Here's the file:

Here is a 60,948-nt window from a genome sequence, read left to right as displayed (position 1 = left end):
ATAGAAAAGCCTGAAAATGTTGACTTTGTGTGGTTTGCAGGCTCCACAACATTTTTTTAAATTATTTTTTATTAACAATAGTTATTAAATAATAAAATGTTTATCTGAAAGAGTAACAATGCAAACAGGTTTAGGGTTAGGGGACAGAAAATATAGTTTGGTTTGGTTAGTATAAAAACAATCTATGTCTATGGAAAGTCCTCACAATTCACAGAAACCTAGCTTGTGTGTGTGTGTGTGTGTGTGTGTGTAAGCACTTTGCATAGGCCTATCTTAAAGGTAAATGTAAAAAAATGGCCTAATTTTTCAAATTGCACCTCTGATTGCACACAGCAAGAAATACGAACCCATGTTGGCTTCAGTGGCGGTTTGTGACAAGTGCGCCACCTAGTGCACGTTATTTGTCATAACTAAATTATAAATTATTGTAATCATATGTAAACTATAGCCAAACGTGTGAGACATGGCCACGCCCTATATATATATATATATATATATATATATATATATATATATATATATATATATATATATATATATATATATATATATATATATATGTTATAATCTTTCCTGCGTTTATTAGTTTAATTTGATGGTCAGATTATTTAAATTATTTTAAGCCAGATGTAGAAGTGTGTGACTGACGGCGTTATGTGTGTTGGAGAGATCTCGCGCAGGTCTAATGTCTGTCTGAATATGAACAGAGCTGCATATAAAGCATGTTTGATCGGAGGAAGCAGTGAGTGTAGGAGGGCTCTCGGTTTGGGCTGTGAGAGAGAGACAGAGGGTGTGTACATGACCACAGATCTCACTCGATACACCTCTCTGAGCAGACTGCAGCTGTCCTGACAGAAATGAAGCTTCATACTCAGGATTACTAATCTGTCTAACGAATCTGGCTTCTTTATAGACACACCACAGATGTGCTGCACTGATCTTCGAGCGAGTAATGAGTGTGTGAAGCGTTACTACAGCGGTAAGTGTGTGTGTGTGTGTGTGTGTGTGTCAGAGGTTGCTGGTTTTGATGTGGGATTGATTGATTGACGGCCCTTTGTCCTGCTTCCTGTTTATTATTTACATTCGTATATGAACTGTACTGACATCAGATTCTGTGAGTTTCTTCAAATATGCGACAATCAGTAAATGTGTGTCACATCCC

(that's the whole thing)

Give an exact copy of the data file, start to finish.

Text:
Here is a 60,948-nt window from a genome sequence, read left to right as displayed (position 1 = left end):
ATAGAAAAGCCTGAAAATGTTGACTTTGTGTGGTTTGCAGGCTCCACAACATTTTTTTAAATTATTTTTTATTAACAATAGTTATTAAATAATAAAATGTTTATCTGAAAGAGTAACAATGCAAACAGGTTTAGGGTTAGGGGACAGAAAATATAGTTTGGTTTGGTTAGTATAAAAACAATCTATGTCTATGGAAAGTCCTCACAATTCACAGAAACCTAGCTTGTGTGTGTGTGTGTGTGTGTGTGTGTAAGCACTTTGCATAGGCCTATCTTAAAGGTAAATGTAAAAAAATGGCCTAATTTTTCAAATTGCACCTCTGATTGCACACAGCAAGAAATACGAACCCATGTTGGCTTCAGTGGCGGTTTGTGACAAGTGCGCCACCTAGTGCACGTTATTTGTCATAACTAAATTATAAATTATTGTAATCATATGTAAACTATAGCCAAACGTGTGAGACATGGCCACGCCCTATATATATATATATATATATATATATATATATATATATATATATATATATATATATATATATATATATATATATATATATATATGTTATAATCTTTCCTGCGTTTATTAGTTTAATTTGATGGTCAGATTATTTAAATTATTTTAAGCCAGATGTAGAAGTGTGTGACTGACGGCGTTATGTGTGTTGGAGAGATCTCGCGCAGGTCTAATGTCTGTCTGAATATGAACAGAGCTGCATATAAAGCATGTTTGATCGGAGGAAGCAGTGAGTGTAGGAGGGCTCTCGGTTTGGGCTGTGAGAGAGAGACAGAGGGTGTGTACATGACCACAGATCTCACTCGATACACCTCTCTGAGCAGACTGCAGCTGTCCTGACAGAAATGAAGCTTCATACTCAGGATTACTAATCTGTCTAACGAATCTGGCTTCTTTATAGACACACCACAGATGTGCTGCACTGATCTTCGAGCGAGTAATGAGTGTGTGAAGCGTTACTACAGCGGTAAGTGTGTGTGTGTGTGTGTGTGTGTGTCAGAGGTTGCTGGTTTTGATGTGGGATTGATTGATTGACGGCCCTTTGTCCTGCTTCCTGTTTATTATTTACATTCGTATATGAACTGTACTGACATCAGATTCTGTGAGTTTCTTCAAATATGCGACAATCAGTAAATGTGTGTCACATCCC